8:00 PM - BM06.12.18
Enhanced Cellular Morphology and Adhesion on Transition Metal Dichalcogenide Surfaces
Anthony Palumbo 1 , Shichen Fu 1 , Robert Chang 1 , Eui-Hyeok Yang 1 Show Abstract
1 , Stevens Institute of Technology, Hoboken, New Jersey, United States
Transition metal dichalcogenides (TMDs), such as WS2 and MoS2, have been widely explored as two-dimensional (2D) semiconducting nanomaterials with unique electronic, mechanical, and catalytic properties. Significant work has been performed to integrate these unique properties of TMDs towards biomedical applications, including drug delivery, therapeutics, biosensors and bio-imaging. Although cytotoxicity studies have been performed on TMDs, cell-substrate interactions of TMDs are not well-understood and require further study to illuminate the influence of TMDs on biological cell adhesion. In this work, WS2 and MoS2 are grown via chemical vapor deposition (CVD) on SiO2 substrates and seeded with human fibroblast cells. Cell culture is similarly performed on TMDs transferred onto additional substrates commonly employed in biomedical applications (i.e., PDMS). TMD-free control samples are used to compare the effects of TMD presence on the adherence of fibroblast cells. After 24 hours of culturing, the cell-substrate interactions are probed using a methyl violet staining. To perform dimensional metrology and analysis, optical microscope images are collected. Image processing using thresholding and noise filtering algorithms enables individual cell bodies to be segmented. Specifically, cellular morphometric features (cell area, eccentricity) are computed from the segmented cell outlines. Upon determination of the corresponding mean and standard deviation values, unpaired t-tests are performed on the mean values of cell area and eccentricity, whereas F-tests are performed on the variances. It is observed that the presence of TMDs improves the cellular adhesion. Cells adhering on TMD-free control samples are significantly smaller and more eccentric than those in the presence of TMDs, confirming this observation. Furthermore, cell morphology is determined to be more elongated on MoS2 than WS2. Whereas no statistical significance exists for the mean cell area between MoS2 and WS2, statistical significance is determined for their variances, indicating a significantly larger range of cell areas for WS2. Future experiments include cell culturing on patterned TMDs grown in controlled arrays. TMD patterns at predefined locations are created via photolithography on a SiO2 substrate with subsequent lift-off, followed by physical vapor deposition (PVD) of MoO3 or WO3 prior to CVD growth. Thus, ongoing work entails quantitatively analyzing cell-substrate interactions between biological cells and TMDs in relation to differing TMD area of coverage, layers, and porosity. Determination of changes in morphometric features will reveal the causal relationship between the measured TMD substrate properties and cell adhesion.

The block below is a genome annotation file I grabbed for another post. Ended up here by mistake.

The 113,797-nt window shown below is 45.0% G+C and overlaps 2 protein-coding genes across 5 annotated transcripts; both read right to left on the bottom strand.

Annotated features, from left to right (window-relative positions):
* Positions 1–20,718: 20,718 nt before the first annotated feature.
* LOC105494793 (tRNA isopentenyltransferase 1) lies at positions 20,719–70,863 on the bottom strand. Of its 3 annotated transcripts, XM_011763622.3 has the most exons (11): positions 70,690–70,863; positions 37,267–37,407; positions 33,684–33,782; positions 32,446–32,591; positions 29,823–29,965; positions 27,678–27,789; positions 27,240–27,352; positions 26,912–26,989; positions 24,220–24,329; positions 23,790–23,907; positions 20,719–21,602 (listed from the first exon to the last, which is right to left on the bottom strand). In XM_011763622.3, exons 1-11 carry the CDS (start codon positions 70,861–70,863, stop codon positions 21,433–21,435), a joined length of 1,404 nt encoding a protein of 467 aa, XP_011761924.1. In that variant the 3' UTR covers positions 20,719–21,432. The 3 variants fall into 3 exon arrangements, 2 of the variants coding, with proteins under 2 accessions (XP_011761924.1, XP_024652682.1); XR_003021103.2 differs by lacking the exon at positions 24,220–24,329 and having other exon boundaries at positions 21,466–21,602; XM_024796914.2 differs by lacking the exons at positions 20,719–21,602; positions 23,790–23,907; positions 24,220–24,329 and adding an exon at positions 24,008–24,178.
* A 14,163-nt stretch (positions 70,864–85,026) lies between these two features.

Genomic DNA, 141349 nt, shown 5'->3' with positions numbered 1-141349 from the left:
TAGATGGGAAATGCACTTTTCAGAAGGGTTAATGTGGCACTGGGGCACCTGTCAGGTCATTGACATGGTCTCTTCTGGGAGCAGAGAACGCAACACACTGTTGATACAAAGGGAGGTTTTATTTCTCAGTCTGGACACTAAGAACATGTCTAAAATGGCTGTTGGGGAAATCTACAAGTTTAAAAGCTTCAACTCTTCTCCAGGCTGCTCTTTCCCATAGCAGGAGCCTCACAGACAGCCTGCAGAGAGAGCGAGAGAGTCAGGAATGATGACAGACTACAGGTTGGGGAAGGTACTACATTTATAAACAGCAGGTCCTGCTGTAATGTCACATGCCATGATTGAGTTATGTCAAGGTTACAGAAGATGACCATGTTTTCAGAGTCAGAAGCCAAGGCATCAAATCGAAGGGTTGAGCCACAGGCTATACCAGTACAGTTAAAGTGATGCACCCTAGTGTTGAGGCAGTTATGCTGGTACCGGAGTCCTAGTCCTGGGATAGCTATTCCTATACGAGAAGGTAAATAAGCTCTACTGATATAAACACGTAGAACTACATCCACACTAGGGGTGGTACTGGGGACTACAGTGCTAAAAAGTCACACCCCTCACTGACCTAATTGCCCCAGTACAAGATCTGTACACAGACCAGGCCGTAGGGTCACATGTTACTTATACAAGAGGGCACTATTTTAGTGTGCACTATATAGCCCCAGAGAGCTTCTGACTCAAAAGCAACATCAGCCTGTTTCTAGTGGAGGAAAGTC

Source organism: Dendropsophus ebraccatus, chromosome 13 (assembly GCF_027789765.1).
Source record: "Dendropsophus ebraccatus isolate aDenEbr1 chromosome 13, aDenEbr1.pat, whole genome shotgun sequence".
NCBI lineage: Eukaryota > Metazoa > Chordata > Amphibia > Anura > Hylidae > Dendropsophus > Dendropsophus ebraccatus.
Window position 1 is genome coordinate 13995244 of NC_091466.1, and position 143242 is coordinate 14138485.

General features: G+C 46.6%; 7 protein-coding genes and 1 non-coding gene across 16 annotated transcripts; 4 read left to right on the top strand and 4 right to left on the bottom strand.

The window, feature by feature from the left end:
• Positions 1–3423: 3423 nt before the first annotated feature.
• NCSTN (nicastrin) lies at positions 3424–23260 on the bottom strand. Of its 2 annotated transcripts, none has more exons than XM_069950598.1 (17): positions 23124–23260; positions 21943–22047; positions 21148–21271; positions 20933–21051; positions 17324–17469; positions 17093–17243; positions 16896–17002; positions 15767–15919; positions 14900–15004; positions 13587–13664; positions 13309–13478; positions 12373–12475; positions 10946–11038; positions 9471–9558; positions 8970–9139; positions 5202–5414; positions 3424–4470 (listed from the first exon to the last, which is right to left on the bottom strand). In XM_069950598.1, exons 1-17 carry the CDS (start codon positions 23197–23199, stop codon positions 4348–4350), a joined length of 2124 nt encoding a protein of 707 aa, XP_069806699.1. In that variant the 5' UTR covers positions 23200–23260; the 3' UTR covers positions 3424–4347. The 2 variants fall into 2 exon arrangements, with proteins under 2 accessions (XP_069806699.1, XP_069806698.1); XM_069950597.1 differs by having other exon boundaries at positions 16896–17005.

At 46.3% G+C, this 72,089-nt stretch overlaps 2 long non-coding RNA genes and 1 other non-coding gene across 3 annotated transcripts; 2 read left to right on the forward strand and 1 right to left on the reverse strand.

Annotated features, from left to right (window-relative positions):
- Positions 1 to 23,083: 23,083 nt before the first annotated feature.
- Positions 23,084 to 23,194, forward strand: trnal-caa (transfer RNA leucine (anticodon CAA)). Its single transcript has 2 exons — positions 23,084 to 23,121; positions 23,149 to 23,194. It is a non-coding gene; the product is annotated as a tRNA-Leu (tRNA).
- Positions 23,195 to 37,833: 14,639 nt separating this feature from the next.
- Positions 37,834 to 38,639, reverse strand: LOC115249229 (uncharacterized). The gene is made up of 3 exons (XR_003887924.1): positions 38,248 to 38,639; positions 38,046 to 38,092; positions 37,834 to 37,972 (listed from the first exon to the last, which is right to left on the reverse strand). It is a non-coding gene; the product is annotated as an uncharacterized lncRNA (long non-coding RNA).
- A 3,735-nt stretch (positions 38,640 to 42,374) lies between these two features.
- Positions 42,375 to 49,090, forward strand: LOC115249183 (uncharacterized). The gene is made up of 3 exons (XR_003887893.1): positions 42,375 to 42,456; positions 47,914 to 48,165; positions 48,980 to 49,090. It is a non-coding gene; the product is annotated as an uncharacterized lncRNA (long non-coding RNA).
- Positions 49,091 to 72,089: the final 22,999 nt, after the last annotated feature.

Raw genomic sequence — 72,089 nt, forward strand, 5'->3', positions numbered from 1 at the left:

8:00 PM - BM06.12.19
Piezoelectric Mitochondria-Based Biosensor and Microfluidic Device for Investigations of Ion Dynamics
Magdalena Stobiecka 1 , Slawomir Jakiela 1 Show Abstract